Ok, here we go after a two week absence, the MAtH (man about the house) and I are reading Dianne Isbell's Monday Etiquette column in the Belleville News-Democrat.
Me: Do you want to hear what Dianne is talking about today?
MAtH: Well, then, not really. But I know you're going to tell me anyway.
Me: Right. She has a long, long answer to someone who wants to know how to make hospital visitors not stay so long.
MAtH: That's sounds like Dianne.
Me: Here's the question...or part of it at least, it's long too. "My mother was in the hospital last month and I have a question about visitors. It's wonderful to have lots of friends who care enough and take the time to visit, but sometimes the timing is off and sometimes the stay is too long when the patient isn't feeling well and needs to rest."
MAtH: Sometimes I think older people use hospital visits as a social event.
Me: That's mean.
MAtH: It's true, I not being mean. It's something to do in the afternoon, people to talk to and get the gossip.
Me: Ok, maybe. Here's more of the question: "Most of the visiting friends routinely called me to find out how she was doing, about visiting, etc. Should I have said something then, and what?"
MAtH: Why not say something then, isn't that answer obvious? Just tell the caller Mom needs her rest and can't take visitors for too long.
Me: Sounds easy, doesn't it? But the woman goes on: "When I was there with Mom, a couple of times I felt it necessary to hint that I thought mom was tired, hoping the visitors would leave. By the look she gave me, Mom didn't like that."
MAtH: Wait a second. It sounds like the mother didn't want to push out the visitors. Maybe it's the daughter who was tired of them.
Me: Haha. That makes a sort of sense.
MAtH: What does Dianne say?
Me: "When you feel it necessary to conclude a friend's visit because you can see your mother is tired: "Mom, I can see you need to rest, so we'll leave and let you do that." The visitor will likely follow your cue. You can thank him for coming as you walk down the hallway with him."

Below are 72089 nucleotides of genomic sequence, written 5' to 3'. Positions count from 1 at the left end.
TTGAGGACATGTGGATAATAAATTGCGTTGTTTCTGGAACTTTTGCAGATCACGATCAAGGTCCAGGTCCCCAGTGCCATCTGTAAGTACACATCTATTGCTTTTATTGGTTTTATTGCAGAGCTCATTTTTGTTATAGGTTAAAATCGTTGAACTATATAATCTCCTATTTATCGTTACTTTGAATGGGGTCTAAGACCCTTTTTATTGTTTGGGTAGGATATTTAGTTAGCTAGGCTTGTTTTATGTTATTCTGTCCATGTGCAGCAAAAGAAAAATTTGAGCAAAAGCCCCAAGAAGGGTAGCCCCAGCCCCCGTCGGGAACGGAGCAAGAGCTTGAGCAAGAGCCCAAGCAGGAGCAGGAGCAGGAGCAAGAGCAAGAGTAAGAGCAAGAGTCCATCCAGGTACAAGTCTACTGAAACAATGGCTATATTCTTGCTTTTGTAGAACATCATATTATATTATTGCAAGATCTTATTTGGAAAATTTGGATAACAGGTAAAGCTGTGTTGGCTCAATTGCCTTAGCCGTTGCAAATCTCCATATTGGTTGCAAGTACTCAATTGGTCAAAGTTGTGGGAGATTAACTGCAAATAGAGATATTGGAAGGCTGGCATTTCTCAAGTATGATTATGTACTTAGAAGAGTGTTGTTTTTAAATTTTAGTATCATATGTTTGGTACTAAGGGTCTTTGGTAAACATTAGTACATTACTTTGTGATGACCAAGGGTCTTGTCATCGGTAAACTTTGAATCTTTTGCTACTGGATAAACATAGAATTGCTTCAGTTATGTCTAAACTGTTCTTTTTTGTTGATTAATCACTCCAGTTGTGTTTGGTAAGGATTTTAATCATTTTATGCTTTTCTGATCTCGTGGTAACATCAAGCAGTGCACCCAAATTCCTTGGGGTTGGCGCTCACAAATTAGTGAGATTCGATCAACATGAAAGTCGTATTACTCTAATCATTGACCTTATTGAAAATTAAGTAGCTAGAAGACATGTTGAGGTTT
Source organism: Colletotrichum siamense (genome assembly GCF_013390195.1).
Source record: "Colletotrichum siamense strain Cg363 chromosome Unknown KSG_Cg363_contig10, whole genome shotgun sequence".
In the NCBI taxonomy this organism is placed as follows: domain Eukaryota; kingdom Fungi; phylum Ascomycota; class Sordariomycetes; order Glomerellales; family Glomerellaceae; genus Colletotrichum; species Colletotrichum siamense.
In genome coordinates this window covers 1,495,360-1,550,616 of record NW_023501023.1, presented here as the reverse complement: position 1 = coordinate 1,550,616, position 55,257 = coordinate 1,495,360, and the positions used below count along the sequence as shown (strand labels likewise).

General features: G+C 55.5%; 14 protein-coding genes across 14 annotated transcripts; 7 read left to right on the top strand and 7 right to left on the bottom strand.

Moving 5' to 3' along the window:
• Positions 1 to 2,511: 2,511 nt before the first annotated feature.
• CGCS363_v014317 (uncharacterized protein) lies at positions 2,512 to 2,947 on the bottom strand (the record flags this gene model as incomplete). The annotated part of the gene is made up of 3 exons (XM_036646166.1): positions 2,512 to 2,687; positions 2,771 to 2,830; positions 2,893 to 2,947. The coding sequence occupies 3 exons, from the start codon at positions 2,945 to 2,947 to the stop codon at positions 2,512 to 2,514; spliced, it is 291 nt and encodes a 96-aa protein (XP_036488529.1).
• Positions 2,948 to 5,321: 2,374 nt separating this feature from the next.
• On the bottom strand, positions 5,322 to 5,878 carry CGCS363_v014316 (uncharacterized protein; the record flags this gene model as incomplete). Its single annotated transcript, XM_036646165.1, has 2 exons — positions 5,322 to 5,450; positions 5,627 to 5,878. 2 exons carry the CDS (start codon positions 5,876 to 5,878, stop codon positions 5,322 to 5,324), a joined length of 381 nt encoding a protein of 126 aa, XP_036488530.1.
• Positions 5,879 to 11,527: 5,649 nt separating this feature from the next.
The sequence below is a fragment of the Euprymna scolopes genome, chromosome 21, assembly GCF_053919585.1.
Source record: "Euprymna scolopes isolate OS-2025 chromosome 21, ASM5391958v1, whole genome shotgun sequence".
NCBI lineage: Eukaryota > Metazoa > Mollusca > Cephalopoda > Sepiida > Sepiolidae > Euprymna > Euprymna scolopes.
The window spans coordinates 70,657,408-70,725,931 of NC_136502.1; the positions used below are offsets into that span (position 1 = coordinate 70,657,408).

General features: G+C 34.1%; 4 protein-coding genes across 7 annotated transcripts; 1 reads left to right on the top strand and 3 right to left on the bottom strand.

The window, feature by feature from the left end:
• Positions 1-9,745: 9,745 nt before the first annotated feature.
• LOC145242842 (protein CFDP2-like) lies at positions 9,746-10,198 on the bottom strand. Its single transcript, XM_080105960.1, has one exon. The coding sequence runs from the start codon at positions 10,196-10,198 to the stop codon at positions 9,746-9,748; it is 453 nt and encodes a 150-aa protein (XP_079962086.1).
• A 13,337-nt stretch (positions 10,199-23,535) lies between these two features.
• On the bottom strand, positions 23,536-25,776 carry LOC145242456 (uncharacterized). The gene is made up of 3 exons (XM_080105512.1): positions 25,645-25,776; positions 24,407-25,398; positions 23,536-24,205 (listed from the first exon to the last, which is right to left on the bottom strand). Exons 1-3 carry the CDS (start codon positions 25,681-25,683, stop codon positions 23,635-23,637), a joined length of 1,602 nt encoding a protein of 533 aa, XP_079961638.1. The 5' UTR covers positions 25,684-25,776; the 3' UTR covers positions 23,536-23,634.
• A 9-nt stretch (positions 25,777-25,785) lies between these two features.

MAtH: "Him"? Dianne thinks the visitor who stays to long is a "him"?
MAtH: I don't get why she used a him.
Me: This seems a small thing, maybe Dianne uses the universal "he".
MAtH: In any event, I do know that when I made pastoral hospital visits, I tried to guage how long I should stay. You can usually tell how long a patient can take conversation.
Me: I guess people who don't go to hospitals that often don't understand. They tend to settle into the one big chair in the room and plan to spend the entire afternoon.
MAtH: That's one reason most hospitals provide really uncomfortable chairs for visitors, it keeps them from wanting to stay too long.
Me: Dianne has one more question today.
MAtH: Not a wedding question I hope.
Me: No. A restaurant wait staff question. "I recently had dinner at a rather upscale restaurant. The food was wonderful but our waiter's shirt cuffs were absolutely filthy! My friends and I discussed it on the way home in the car. They felt that one of us should have taken the time to mention it to the manager. I would not have wanted to do that for fear of the young man getting fired. However, it's not a good thing for the restaurant. Would it be appropriate if I took the time to write a letter addressed to the manager but not mention the waiter's name?"
MAtH: I wonder what a "rather upscale restaurant" might be?
Me: Something between Tony's and Applebees.
MAtH: This is an interesting question. How filthy were those cuffs, really? If it is an upscale restaurant, I can't imagine the cuffs being as bad as she says.
Me: So the writer is a "she" eh? How do you know?
MAtH: Because she and her friends discussed it in the car, us guys probably wouldn't even have noticed. And, they talked about wanting to writer a letter to the manager. That wouldn't be men.
Me: I know lots of men who would have noticed if they were that bad.
MAtH: Maybe, I guess I just look at the food, that's what I'm there for.
Me: You'd think that if the cuffs were that bad, someone in the kitchen would have noticed and made him change. Upscale restaurants would notice.
MAtH: Well, it was noticeable enough for this woman to write Dianne.
Me: Dianne said, "A letter to the manager politely bringing the matter to his attention is appropriate and probably would be appreciated."
MAtH: A letter which doesn't mention the waiter's name. I bet this woman and her friends get a free meal out of this.
Me: And, it will make for good conversation the next time they go visit someone in the hospital.
MAtH: Hopefully a family member of the patient will give her the hard chair.